Lubricants are the life blood of production equipment, and significant insight can be gained through routine and 'as-needed' specialised lubricant testing.
Filter upgrades and standalone filtration systems for lubricant preservation
Viscosity, water, and ISO particle codes are the cornerstones of routine lubricant analysis.
EPT's programme stands out as it takes all existing lubricant analysis data into account, analyses it, and then generates a report that prioritises what needs to be completed first and where it needs to be done.
From simple filter upgrades or standalone filtration systems, to inexpensive water removal solutions, EPT's lubricant analysis services and filtration products will quickly eliminate weak points in lubricant maintenance programmes.
Lubricant testing and chemistry to access for risk factors
As a second stage, EPT's lab will supplement lubricant testing to measure specific contamination, including varnish, sludge, and fine particulates that are frequently linked with an elevated risk of equipment failure.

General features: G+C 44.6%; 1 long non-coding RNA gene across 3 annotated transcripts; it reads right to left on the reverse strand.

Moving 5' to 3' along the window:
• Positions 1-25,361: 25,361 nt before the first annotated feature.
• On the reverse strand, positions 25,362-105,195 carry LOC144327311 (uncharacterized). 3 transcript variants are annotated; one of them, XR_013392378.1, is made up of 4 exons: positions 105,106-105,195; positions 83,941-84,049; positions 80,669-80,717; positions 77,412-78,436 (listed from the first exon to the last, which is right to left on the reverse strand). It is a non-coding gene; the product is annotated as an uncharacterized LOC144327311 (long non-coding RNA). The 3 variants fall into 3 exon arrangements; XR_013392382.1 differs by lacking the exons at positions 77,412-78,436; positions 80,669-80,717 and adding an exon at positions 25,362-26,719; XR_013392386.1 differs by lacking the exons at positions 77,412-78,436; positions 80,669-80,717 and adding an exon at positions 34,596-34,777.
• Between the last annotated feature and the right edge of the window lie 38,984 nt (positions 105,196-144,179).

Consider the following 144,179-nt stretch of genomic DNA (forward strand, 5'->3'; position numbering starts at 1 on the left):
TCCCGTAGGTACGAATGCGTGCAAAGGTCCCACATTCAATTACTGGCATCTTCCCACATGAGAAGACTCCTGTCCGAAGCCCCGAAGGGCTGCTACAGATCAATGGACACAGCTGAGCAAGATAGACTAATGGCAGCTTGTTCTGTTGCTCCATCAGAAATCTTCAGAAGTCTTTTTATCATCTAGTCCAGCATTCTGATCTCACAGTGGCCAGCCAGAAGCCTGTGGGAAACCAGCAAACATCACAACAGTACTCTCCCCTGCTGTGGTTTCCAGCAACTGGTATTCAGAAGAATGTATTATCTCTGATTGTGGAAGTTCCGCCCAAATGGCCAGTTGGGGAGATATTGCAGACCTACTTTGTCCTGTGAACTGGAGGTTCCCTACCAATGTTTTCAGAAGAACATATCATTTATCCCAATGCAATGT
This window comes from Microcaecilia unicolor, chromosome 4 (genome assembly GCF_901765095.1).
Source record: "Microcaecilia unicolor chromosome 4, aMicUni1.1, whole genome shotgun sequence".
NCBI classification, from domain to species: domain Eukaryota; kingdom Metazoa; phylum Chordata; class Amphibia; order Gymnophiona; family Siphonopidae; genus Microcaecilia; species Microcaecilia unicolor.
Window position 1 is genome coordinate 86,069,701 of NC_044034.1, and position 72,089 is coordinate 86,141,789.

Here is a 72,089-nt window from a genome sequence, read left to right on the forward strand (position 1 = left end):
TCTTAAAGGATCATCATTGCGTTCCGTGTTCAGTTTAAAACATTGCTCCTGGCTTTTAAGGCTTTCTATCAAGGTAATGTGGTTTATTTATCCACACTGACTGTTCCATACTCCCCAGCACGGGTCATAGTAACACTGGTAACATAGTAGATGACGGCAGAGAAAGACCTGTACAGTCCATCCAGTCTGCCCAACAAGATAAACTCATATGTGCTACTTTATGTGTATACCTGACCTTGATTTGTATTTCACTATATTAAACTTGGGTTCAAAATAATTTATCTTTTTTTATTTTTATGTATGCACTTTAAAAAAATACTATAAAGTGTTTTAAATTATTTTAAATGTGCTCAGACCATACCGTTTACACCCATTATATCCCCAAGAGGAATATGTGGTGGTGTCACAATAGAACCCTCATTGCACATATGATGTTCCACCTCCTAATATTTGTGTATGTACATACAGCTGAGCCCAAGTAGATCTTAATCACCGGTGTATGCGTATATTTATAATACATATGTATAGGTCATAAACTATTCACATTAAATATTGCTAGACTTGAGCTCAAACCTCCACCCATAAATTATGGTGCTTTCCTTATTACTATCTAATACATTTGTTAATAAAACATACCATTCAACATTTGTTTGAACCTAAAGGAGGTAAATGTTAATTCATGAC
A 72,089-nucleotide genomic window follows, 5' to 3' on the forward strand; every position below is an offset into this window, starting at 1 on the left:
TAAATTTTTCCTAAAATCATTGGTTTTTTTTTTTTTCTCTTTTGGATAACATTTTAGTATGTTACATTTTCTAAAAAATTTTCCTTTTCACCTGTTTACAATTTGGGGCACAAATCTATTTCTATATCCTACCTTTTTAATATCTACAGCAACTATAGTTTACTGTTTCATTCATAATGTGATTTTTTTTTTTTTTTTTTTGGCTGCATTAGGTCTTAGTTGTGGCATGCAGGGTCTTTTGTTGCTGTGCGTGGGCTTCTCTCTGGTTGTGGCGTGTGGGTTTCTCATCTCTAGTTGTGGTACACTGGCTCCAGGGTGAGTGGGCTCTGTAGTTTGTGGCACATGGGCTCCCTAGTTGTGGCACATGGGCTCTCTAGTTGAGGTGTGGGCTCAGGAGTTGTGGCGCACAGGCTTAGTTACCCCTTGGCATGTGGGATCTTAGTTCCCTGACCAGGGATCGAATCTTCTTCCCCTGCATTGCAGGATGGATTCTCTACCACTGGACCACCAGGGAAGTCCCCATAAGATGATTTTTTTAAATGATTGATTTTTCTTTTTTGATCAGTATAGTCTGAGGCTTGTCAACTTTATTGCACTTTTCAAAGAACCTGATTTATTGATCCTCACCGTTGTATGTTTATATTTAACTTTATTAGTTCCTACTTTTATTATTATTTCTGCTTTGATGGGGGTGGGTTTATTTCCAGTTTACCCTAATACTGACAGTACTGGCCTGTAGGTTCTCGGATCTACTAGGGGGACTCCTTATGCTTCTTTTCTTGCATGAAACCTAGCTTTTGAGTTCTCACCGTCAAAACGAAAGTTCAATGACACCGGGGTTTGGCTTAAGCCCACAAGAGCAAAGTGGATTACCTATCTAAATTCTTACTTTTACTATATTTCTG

Lubricant chemistry will also be reviewed to assess if other risk factors are present. For this, lubricants will be tested, cleaned, and re-tested so that the company's team of application engineers can specifically discuss individual applications and provide recommendations with a very high degree of confidence and precision.
Lubricant purification technologies to remove particulates and water
Lubricant contamination consists of particulates, water, and dissolved breakdown products.